The East Coast got a later start, and dual head is the most common.

Free charging is a complete unknown, but my guess is no (at least out of the gate).
 

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So, regarding Nissan's free charging program, as someone who just got off of a Leaf lease (and got a Bolt lease), I can tell you that Nissan's EZ Charge "no charge to charge" program was just not as easy as I thought it would be. For starters, the signup process took me a very long time, because you have to sign up separately with each separate charging company, but through EZ Charge.... Oh, and even after all that, it didn't activate right away. I had to wait for the card to become active, and keep trying to see when, because there was no notification (at least none that I saw). Then, once I got signed up and activated, I discovered that they would bill me at certain chargers that were reported to be free by their website. It took me a long time on the phone with them to convince them that they made a mistake, not me, so they finally "credited" my account. There was no refund. I was sort of puzzled by how I could even use that credit for a while, given that charging was supposed to be free, and that's when I discovered the other nuances of the program. If you charge for longer than the program allows, they charge you. If a charge station is not on the program, they charge you. After the first 2 years, they charge you everywhere no matter what. Oh, and then there was the time when my EZ Charge card just mysteriously stopped working, so as a backup plan I got what I thought was a completely separate card through Nrg EVgo while I waited for the EZ Charge folks to figure out and fix the problem. Well, that fixed it alright. Applying for that separate card somehow managed to prematurely turn off my "no charge to charge" privileges. After more time on the phone with them, I got it fixed, but the only explanation I ever got from anyone as to what happened was something like "Oh, we thought you didn't want to use free charging anymore". What?

Anyway, for me, having a battery capacity large enough that I only ever need to charge at home, that's just a more appealing option than trying to navigate Nissan's free charging program.
 

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Range is a huge deal with EV's and the Leaf will suffer for this. I know people waiting for the Leaf and they told me it would be over 200 mile range. I wonder if they will switch to the Bolt or Model 3 now. All 10 people I know are all giving up on the Model 3 as well. Ranging from not really wanting an EV now to people worried about the federal credit not being there for them. I know one person that is buying the Bolt over the Model 3 now because of the subsidies.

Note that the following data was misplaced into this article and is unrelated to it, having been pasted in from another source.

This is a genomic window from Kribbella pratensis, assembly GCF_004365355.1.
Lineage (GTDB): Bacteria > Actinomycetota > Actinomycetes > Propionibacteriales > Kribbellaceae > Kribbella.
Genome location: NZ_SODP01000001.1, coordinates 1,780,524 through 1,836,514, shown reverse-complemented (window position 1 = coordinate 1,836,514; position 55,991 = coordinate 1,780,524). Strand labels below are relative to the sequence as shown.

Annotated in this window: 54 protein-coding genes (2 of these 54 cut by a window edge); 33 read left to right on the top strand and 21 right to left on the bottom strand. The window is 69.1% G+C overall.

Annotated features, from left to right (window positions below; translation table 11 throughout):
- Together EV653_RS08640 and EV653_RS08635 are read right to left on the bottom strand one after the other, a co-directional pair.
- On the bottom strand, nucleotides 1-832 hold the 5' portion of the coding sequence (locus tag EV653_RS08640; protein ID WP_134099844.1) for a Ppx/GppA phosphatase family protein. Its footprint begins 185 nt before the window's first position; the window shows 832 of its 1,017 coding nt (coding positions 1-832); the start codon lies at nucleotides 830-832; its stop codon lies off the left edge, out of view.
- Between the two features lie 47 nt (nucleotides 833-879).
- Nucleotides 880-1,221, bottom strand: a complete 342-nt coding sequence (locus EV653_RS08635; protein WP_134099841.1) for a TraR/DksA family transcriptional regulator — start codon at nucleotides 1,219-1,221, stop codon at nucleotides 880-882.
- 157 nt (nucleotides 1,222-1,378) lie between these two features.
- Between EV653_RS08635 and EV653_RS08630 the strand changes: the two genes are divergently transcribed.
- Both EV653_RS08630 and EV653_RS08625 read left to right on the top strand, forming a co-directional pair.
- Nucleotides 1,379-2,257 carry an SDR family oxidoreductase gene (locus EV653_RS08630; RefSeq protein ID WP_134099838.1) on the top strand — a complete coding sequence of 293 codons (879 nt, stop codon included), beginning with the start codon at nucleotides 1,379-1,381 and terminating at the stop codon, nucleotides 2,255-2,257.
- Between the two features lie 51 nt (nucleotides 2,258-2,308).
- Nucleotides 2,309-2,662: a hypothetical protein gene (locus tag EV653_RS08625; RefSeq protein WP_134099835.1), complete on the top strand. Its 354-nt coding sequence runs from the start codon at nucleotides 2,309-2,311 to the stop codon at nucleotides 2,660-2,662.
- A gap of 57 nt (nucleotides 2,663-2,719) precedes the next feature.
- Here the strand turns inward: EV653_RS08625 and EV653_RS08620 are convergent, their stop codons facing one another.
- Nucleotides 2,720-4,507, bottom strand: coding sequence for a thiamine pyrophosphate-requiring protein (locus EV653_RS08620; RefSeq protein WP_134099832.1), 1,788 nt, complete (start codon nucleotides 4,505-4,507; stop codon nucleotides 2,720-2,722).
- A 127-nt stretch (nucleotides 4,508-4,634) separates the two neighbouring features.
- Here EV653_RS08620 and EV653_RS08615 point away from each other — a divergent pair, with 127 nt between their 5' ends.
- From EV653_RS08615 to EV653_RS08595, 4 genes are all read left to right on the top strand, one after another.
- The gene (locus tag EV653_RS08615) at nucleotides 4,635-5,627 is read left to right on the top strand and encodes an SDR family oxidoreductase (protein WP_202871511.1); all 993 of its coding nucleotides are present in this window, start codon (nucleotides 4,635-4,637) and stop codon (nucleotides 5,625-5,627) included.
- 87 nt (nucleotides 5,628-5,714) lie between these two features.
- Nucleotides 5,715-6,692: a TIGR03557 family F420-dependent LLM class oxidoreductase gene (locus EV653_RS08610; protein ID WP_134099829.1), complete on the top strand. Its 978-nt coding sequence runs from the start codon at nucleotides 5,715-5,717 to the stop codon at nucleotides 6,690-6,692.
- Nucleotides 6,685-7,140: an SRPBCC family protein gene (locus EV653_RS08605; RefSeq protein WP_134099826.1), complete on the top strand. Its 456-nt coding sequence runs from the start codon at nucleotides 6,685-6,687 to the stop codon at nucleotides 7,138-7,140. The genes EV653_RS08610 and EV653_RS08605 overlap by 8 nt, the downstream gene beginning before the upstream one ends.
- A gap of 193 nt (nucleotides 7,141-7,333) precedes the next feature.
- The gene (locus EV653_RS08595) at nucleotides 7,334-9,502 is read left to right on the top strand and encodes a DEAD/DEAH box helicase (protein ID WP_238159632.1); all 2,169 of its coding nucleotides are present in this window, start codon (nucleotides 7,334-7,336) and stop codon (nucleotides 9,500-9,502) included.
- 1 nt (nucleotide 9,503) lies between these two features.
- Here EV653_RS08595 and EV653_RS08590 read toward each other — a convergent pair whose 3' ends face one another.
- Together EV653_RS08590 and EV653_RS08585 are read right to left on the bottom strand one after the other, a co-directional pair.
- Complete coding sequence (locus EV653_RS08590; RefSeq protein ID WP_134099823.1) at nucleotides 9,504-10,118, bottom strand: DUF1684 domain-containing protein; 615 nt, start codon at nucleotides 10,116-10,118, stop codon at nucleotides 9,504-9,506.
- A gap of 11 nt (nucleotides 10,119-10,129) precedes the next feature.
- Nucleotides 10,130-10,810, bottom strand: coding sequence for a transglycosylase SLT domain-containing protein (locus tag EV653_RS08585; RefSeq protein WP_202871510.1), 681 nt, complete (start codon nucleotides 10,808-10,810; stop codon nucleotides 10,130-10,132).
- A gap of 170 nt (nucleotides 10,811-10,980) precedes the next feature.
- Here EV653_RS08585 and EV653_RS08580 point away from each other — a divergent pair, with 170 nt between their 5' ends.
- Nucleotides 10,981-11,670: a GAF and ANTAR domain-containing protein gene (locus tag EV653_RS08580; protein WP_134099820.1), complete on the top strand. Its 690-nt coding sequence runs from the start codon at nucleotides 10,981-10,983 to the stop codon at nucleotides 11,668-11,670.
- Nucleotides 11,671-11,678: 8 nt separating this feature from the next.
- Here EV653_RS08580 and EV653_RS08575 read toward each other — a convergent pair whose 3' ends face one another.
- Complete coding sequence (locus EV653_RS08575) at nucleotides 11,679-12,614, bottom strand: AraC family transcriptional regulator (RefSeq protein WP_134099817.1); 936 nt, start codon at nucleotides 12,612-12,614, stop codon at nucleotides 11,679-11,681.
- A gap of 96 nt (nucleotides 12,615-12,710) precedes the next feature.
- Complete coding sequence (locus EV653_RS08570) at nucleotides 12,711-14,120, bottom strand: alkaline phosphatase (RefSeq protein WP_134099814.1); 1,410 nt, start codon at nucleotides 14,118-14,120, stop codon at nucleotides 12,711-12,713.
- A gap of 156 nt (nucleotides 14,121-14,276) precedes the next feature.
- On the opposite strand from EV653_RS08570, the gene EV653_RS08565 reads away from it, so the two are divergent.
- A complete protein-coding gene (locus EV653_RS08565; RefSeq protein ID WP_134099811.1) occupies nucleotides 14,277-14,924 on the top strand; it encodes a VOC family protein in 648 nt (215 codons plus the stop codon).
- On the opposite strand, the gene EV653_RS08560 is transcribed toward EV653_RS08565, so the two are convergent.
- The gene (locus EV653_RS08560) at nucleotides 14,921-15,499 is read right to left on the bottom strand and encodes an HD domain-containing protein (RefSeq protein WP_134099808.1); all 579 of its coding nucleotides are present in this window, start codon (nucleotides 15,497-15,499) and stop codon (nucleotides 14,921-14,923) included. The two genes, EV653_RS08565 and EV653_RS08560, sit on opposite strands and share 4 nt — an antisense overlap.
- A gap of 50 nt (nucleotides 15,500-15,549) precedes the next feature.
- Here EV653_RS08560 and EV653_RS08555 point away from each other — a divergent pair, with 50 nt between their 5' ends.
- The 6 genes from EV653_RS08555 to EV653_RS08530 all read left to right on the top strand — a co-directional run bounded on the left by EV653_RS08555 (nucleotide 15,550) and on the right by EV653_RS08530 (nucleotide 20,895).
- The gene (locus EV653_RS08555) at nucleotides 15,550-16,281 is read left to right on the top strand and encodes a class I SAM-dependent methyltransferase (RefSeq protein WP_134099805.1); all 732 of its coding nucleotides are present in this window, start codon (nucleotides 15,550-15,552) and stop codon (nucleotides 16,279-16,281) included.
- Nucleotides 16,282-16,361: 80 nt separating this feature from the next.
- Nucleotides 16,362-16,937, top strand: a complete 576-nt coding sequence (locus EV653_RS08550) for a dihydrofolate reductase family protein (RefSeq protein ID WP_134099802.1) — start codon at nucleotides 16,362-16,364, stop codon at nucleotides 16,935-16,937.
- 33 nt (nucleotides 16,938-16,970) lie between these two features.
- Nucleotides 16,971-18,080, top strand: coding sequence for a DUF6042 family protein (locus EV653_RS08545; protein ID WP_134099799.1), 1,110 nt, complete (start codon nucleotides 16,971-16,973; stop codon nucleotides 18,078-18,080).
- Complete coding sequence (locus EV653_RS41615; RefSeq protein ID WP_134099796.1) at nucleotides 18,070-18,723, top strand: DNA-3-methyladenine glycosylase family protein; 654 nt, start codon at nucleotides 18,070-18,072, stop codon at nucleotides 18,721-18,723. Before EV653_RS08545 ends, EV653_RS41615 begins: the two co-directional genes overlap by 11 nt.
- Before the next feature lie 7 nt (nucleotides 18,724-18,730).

The big question I still have is if the new Leaf will have an active cooling system. The people I know with the Leaf in the Central Valley of California have had big problems with their batteries in the Leaf. Passive cooling the battery in a hot climate is not a good idea and I have a feeling the new Leaf will use the same cooling as the older versions.
 

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I can tell you that Nissan's EZ Charge "no charge to charge" program was just not as easy as I thought it would be...

Anyway, for me, having a battery capacity large enough that I only ever need to charge at home, that's just a more appealing option than trying to navigate Nissan's free charging program.
Thanks for sharing. Your experience sounds worse than I could have imagined, and I'm surprised you mildly sum it up as "not as easy as I thought it would be".

I imagine waiting for a charge to be a miserable experience, made much worse by being billed for a service you were told was free.

This is my hesitation for recommending an EV to people who intend to regularly exceed the range. If they feel the experience was bad, they may take a long time before considering an EV again.

Range is a huge deal with EV's and the Leaf will suffer for this. I know people waiting for the Leaf and they told me it would be over 200 mile range. I wonder if they will switch to the Bolt or Model 3 now. All 10 people I know are all giving up on the Model 3 as well.
If the Leaf is in the 160 mile range, that seems about right to me as far as local trips go. Pay for as little battery as necessary. If they price it correctly, there will be a market for the vehicle as the Bolt and 3 battle it out.

Did your 10 friends that were considering the 3 have deposits? I speculate that most of the current deposit holders will get a full rebate, and those just now putting down a deposit will get a partial.
 

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Look for a press release tomorrow with dates and locations where you can get your first look at the 2018 LEAF.

No specs. Those won't be released until the reveal. (I personally believe that people thinking <200 miles will be pleasantly surprised)